Shirley Faust, clerk of Missoula County District Court, pulled down a century-old record book from the shelves and flipped to the first page before turning it to face the crowd of teenagers in front of her.
Students from Sentinel High School visited the Missoula County Courthouse on Tuesday, meeting elected officials like Faust and Justice of the Peace Landee Holloway, and learning how different agencies function.
The book Faust held detailed payments made to people who served on juries, with the first entry dating back to 1896.
“Back then, jurors were paid $3 per day. Now, it’s $12 per day,” Faust said. “What I’m telling you is that we have not kept up.”
Beyond criminal cases, Faust talked to the special education students about all of the other records and court paperwork that come through her office, including lawsuits, marriages and divorces.
“Our records start back in 1865. It was actually before Montana even became a state,” Faust said. “We have the first criminal case. We have the first divorce case, the first adoption case.”
A stop through the Missoula County Sheriff’s Office showed the holding cell and interview rooms, and provided an opportunity for some of the Sentinel students to use the fingerprint machine.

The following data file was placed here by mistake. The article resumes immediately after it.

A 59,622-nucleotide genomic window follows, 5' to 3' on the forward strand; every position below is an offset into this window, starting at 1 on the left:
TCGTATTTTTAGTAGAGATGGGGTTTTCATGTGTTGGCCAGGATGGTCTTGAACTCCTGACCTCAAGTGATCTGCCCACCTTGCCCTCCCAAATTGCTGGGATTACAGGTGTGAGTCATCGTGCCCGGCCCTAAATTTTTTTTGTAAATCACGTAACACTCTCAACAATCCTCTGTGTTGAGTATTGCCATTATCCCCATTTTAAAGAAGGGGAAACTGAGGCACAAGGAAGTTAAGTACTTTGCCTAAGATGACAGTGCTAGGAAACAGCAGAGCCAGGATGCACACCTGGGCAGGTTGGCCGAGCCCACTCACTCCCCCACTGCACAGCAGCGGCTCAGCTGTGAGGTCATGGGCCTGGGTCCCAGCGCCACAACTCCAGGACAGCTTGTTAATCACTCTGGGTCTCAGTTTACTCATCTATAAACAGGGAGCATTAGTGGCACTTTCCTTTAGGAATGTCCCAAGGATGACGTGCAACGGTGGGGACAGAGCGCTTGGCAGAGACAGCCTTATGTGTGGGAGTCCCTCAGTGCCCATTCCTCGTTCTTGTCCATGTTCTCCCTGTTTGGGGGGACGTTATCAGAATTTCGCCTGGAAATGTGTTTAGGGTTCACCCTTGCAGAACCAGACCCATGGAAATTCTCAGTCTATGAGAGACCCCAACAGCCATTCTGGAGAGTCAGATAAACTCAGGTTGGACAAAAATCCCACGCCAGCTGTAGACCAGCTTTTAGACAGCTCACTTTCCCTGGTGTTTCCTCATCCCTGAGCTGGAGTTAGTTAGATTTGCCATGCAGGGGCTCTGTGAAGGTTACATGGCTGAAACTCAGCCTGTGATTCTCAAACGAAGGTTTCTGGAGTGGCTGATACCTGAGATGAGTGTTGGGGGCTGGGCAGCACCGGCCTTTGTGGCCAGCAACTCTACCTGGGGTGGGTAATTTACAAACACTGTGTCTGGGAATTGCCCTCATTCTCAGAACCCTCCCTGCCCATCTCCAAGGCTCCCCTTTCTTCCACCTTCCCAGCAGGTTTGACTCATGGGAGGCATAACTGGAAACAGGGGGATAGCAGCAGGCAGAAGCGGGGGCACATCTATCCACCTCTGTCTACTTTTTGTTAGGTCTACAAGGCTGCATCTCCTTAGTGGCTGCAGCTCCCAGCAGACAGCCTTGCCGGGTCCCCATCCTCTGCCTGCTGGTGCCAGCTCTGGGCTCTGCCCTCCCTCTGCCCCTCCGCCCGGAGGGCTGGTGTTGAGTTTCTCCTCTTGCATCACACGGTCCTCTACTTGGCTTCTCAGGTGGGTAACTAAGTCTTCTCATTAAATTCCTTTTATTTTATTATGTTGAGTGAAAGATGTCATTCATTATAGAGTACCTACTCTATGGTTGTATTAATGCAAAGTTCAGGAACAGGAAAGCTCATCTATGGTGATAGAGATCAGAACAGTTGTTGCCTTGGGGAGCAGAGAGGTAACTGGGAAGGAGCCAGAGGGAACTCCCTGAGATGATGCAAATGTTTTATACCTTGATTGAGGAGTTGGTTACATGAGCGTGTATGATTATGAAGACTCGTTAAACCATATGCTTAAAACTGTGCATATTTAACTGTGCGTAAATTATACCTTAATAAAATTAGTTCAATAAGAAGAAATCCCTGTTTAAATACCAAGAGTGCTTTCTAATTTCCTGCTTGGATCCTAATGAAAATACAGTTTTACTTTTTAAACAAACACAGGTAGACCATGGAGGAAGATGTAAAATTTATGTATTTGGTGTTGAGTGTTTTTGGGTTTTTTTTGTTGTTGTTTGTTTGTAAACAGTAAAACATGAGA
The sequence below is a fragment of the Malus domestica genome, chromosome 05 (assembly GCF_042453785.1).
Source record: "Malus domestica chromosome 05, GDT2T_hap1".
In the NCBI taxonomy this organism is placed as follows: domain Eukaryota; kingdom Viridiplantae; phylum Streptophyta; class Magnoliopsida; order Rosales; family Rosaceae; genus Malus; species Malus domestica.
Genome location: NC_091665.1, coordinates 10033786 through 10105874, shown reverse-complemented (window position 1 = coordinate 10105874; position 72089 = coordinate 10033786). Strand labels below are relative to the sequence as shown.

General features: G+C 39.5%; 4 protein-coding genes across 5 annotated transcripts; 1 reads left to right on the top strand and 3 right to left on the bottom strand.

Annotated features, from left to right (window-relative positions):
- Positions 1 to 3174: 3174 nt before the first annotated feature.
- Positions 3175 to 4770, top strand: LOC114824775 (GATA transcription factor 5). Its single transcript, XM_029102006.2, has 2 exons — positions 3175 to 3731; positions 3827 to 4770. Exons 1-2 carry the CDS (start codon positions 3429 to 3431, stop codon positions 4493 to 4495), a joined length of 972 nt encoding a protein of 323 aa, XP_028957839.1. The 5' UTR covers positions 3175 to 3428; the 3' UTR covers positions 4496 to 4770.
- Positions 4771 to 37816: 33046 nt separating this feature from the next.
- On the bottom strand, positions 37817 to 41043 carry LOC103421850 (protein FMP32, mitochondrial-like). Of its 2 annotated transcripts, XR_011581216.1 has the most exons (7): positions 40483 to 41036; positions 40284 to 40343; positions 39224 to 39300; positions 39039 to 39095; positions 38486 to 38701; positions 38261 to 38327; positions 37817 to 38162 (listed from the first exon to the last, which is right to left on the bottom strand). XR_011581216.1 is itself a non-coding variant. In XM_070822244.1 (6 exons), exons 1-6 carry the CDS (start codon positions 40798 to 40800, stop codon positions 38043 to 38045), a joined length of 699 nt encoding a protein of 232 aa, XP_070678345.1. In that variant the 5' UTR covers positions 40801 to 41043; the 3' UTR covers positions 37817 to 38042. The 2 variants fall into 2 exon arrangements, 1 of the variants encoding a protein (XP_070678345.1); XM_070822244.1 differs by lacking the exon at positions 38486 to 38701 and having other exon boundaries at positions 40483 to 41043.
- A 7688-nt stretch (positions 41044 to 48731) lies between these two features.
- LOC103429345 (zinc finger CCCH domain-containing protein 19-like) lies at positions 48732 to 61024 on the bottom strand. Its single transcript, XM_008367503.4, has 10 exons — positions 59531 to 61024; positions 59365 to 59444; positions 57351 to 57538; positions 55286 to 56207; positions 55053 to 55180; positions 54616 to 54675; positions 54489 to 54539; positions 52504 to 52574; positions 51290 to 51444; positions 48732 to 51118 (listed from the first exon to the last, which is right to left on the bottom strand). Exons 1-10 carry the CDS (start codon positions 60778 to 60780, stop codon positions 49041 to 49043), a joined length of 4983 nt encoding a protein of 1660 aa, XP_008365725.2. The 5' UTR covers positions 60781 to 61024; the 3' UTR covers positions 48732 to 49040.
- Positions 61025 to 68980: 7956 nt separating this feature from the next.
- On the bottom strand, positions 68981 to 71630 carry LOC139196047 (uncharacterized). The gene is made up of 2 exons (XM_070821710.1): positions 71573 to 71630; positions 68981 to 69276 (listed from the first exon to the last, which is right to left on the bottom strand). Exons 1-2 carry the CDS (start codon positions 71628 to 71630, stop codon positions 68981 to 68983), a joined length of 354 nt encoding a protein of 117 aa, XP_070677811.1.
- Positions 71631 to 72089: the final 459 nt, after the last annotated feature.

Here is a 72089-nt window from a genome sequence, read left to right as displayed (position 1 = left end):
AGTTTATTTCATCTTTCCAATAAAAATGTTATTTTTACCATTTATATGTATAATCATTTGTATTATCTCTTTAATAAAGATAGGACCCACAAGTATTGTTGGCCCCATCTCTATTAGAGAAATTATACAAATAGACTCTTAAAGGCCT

Many of the students were keen to know how they could get involved in Missoula law enforcement. Detective Rebecca Birket, who recently was appointed to a newly created school resource officer position, said the sheriff’s office operates a cadet program for high school students, and that once they graduate they could apply to become reserve deputies.
All of the students left with a plastic badge declaring them a junior deputy, and pinned them onto their shirts as they made their way down to the elections office, where elections supervisor Bradley Seaman told the juniors and seniors about voting.
“This is the place where you get to register and use your voice to help pick elected representatives,” he said.
In the basement of the courthouse, one of the group’s final stops was the 911 dispatch center, where manager Sherri Odlin showed them the employees who staff the phone lines at all times. Seated in front of six computer monitors, the dispatchers are able to quickly send out officers, firefighters or medical personnel to any issue in the county.
Each day, between 300 and 400 calls come into 911, Odlin said.
One of the Sentinel students asked what qualities or types of people tend to be good at being a 911 dispatcher.
“Waitresses, we’ve found, are really good. They are good at handling a lot of different things at once,” Odlin said.